Some of the Chicago School's essays on poetry can seem dry and abstract. They focus on method, on the criticism of criticism; there's a high degree of theoretical abstraction. But it's worth the effort to work through them. Elder Olson's essay (found in Critics & Criticism), "William Empson, contemporary criticism, and poetic diction", is absolute gold.
American poetics of the latter part of the 20th century was all about language, vocabulary, ambiguity, diction, spearheaded by the "alienation effect" of the Language poets' critique of all the other styles then current. In this the LPs were in line with the New Critics.
The popular image of the NCs is that of old white academic fuddy-duddies, the establishment against which the Projectivists, Confessionals, New Americans, Beats, Afro-Americanists, Deep Imagists - all the movements of the 50s & 60s - were in revolt. But the NCs were actually radical innovators in their own right. It's the Chicago School which represents something like a true return to classical poetics - they are the real old fuddy-duddies. & they are so old-fashioned that now, in 2008, their ideas sound, at least to this poet, very radical indeed. I say that anyone who reads & digests Olson's piece on Empson will discover a whole new way of thinking about and responding to poems. Notions of poetic language, and the meaning of "meaning" in poetry, will be sharply revised.
Olson was interested in the poem, not as language, but as ACTION. In this he curiously chimes with his near contemporary, that other Olson! Charles Olson, the great scourge of Western philosophy, would be mortified to find how Aristotelian he seems, through the lens of Elder Olson. Charles O. also thinks of the poem as ACTION - but he envelopes his sense of the poetic act in the feathery mantle of the pompous Magus-Poet. A kind of suprematism - the Act of the Breath of the Line makes a Micro-Cosmos... the Instauration of the Local Epic World-Body of Bodies in Action... thus Charles went to the extremes at either end - the limits being the (Poundian) beak of his Ego, and Epic. Elder, on the other hand, understood beauty as an Aristotelian mean between excess and deficiency. He was interested in the action of the poem as mimesis or imitation. (& I don't mean to make too much fun of Charles O., though he certainly deserves it - would be more interested in exploring ways Charles actually fulfilled Elder's conception of poetry - & challenged the NCs - than in contrasting the two of them at Charles's expense. Maybe Charles is to Elder somewhat as Whitman was to Emerson!)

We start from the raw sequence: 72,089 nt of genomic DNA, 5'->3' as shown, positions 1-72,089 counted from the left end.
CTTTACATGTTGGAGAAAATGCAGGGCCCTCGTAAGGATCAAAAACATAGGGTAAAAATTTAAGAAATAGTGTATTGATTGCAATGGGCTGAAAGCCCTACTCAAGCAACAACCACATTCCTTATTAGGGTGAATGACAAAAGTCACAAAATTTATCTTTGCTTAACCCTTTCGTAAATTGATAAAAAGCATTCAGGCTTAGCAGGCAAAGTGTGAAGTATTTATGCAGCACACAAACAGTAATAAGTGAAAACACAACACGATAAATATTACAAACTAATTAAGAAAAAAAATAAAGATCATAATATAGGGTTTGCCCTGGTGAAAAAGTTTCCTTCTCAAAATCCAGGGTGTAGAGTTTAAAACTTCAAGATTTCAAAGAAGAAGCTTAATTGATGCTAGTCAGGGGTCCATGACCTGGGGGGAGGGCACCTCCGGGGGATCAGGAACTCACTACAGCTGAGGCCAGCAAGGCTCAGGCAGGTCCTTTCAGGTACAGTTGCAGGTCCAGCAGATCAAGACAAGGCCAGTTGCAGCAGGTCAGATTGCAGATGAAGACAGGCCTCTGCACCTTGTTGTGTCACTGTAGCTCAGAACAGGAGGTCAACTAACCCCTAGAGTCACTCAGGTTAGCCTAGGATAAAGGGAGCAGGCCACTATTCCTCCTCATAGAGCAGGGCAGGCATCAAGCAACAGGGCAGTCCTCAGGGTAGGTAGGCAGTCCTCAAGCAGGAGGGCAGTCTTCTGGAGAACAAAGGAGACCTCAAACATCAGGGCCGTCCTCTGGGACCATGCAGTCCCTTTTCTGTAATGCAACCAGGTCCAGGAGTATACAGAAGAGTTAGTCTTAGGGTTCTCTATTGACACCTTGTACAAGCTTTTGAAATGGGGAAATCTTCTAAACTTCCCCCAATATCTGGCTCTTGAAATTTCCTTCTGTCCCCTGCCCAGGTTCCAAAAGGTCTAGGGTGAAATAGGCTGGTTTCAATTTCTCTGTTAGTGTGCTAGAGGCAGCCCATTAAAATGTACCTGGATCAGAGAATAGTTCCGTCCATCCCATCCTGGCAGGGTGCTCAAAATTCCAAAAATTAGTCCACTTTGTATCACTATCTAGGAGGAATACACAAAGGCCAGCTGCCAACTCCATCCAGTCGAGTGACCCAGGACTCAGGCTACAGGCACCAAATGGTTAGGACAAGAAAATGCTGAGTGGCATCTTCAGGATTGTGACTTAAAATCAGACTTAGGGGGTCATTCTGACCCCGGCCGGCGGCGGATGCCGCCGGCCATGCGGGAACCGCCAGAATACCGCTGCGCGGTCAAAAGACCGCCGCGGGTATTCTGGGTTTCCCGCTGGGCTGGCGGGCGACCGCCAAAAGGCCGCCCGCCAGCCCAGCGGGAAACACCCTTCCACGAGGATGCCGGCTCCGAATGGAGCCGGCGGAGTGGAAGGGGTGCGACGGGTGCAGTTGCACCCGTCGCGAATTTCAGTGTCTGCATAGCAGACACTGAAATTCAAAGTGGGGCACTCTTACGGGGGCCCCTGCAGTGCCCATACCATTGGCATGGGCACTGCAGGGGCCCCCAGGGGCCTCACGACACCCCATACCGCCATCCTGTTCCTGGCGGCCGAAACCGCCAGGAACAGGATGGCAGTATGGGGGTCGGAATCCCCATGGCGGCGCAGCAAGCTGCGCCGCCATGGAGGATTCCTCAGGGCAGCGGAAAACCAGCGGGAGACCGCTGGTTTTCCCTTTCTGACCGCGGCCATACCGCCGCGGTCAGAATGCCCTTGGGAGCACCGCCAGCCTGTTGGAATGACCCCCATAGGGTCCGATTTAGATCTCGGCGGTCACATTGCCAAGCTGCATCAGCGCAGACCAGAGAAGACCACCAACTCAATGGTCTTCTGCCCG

How is it these Chicago critics never had much influence in poetryland? Perhaps they fell through the cracks between the instauration of the New Criticism in academia, which I guess ran through the 50s (Understanding Poetry was their big textbook - which I need to take another look at), and the rise of the Confessionals & New Americans et al. The "mainstream" slice-of-life poetries of the 60s and 70s were mocked and derided by Langpos & NY School alike, for lacking theory and self-reflexive irony; they had a master critical school just sitting there on the shelf, which might have been applied in their defense.
But everything you need, to put away for good most of the language-oriented poetries of the 80s & 90s, is right there in Elder Olson. Read it and leap.
(It makes you wonder what they've been teaching in MFA programs, and what the public pontificators on poetry over the last 3 decades have been doing. I never heard about this in my English or writing classes, back in the day. They all get an "F" for ignoring the theoretical work of the Chicago School, as it applies to poetry.)